Teaching in China: snapshots #1

Writing a blog gets pretty difficult when you have something like 31 classes a week, including IBDP Economic, IGCSE and A-level English, and regular ESL. Even more when the only time you can actually think for a while and write something down is during office hours. Since I don’t have Polish keyboard available in the office I decided to write this (and maybe some more) posts in English. After all we all know it, right?

The Big Classes in Public Schools

Some classes in Chinese schools are really big. 40-60 students is absolutely normal. What is more, you don’t get any division into groups, which means that you have to deal with this insane number of students at the same time. As one could expect the level of English with such a big class is a lottery, and in one class you may get students who don’t speak English further than ‘Hello’ and those on decent intermediate level. Add that with the fact that Chinese students are unwilling to volunteer for answering questions and are absolutely unsuitable for group work and you have a nightmarish picture.

Fortunately it is not always that bad. Some students will volunteer for answer after all, and group work can save your ass at times. I mean, if they actually speak in English, because that’s completely different thing.

Students in China are afraid to speak English. It’s a cultural thing I guess, similar for China, Korea, and Japan. If they are not 150% sure how to say something, and how to pronounce something they will not say it, unless you force them to. Their education and culture is not accepting mistakes, and they are so afraid of fooling themselves in front of peers that they prefer not to speak at all.

Finally not all classes are that big. I teach seven different classes separately. In one school the three classes have respectively 5, 7, and 10 people. In the other school the classes are 17 and 35 (divided into two groups) and 46. I think I can consider myself lucky to have only one nightmarishly big group.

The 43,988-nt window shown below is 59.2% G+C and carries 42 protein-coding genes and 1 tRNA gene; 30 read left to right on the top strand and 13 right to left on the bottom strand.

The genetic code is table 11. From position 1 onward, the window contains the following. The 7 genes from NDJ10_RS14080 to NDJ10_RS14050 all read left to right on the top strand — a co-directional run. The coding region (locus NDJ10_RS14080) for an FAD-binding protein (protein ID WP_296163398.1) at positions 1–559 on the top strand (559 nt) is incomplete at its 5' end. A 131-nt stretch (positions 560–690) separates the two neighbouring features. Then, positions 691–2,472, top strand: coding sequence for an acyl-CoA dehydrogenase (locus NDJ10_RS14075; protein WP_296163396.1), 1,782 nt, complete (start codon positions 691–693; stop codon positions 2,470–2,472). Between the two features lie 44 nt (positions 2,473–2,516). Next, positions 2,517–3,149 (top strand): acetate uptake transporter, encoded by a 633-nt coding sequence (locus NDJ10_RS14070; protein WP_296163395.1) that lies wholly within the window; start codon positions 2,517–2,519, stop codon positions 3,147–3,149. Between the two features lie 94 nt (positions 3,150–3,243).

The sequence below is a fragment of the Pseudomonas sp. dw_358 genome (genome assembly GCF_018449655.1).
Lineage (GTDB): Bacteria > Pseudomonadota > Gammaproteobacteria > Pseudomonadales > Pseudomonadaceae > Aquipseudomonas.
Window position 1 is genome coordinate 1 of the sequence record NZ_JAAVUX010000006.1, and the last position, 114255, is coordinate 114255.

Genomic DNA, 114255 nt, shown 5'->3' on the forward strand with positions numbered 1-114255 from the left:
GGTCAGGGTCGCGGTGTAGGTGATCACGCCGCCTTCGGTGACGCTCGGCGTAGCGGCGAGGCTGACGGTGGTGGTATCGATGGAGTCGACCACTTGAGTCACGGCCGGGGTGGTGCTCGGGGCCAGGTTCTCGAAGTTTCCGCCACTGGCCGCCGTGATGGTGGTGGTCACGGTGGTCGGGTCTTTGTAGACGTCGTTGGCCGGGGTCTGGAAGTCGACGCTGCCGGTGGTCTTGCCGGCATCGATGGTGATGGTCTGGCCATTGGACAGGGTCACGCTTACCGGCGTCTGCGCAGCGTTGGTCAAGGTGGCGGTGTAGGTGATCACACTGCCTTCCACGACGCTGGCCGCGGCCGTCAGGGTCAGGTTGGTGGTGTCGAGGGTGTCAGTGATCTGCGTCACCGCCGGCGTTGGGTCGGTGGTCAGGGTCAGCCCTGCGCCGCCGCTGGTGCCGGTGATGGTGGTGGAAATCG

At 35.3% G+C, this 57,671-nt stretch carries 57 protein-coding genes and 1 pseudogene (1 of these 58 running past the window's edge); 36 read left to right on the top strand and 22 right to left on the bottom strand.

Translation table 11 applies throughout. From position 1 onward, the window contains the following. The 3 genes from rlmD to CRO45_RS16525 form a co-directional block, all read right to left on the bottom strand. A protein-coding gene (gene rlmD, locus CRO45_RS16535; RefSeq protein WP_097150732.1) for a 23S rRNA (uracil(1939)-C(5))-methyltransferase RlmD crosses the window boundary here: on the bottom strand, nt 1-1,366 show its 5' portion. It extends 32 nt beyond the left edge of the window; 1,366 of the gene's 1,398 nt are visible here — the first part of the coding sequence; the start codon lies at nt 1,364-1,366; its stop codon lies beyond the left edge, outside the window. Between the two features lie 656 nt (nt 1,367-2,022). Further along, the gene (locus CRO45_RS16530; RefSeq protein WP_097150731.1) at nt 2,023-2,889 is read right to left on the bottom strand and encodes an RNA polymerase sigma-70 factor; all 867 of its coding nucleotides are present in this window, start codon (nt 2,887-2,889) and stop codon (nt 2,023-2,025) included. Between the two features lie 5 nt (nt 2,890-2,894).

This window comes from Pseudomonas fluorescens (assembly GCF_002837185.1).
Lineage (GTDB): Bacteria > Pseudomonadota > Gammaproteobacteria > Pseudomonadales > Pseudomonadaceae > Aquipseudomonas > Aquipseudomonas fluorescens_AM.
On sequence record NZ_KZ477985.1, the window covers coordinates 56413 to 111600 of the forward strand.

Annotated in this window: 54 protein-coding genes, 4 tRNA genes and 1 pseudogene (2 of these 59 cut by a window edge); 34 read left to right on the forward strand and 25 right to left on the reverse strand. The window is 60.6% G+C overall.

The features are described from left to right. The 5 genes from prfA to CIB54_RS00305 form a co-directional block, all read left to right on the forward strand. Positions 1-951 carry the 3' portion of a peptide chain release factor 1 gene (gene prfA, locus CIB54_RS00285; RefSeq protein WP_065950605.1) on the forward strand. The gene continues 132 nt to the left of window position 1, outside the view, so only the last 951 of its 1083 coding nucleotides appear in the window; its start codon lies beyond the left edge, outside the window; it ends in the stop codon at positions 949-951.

I had a quarrel with a supervisor from my company about school books recently. I don’t work directly for the school but rather for a Teaching Agency, who sends me to a school. My manager insists on my teaching from the textbook. Not just teaching that material but actually using the textbook itself in the classroom. The problem is that the textbook is shitty to tell it the mildest. Students detest it. I find it boring, outdated, and plainly bad. But she is Chinese and she insists on using the goddamn book. It doesn’t matter what I teach, for her it is wrong as long as I’m not using the book. The funny part is that my supervisor on the school’s side doesn’t really care if I’m using the book or not as long as I teach right.

Generally textbooks in China are a complicated matter. It is very hard to import teaching books to China (unless you bring them with you) and all books available are the ones printed in China. Some are reasonably good (Cutting Edge series is available for instance) but most are bad. Fortunately I can still make my own materials, no matter what the manager says.


Respect for teachers

Today’s post is not very optimistic, so let’s end up with something positive – respect for teachers in China.  In China being a teacher really means something. Teachers are reasonably well-paid (both Chinese and Foreign) and respected by their students and society alike. Parents will not try to interfere with your teaching, thinking they know it best, and most of the time no one will be telling you what to do. After all you know how to teach, right? Also the students pay some respect to teacher. What ‘respect’ means this is completely different question, as in many schools students do not see anything wrong with playing with their smartphones or literally sleeping on the desk during the class. However, they are still respectful o you as a teacher and they will mostly obey what you tell them to do. Of course there are some exceptions but I have like 5 of them for approx. 100 students I teach (all in one class…), so at least this part of teaching is much easier in China.


Do you like today’s post? What do you want to read next? Do you mind reading it in English? Let me know in comments what you think.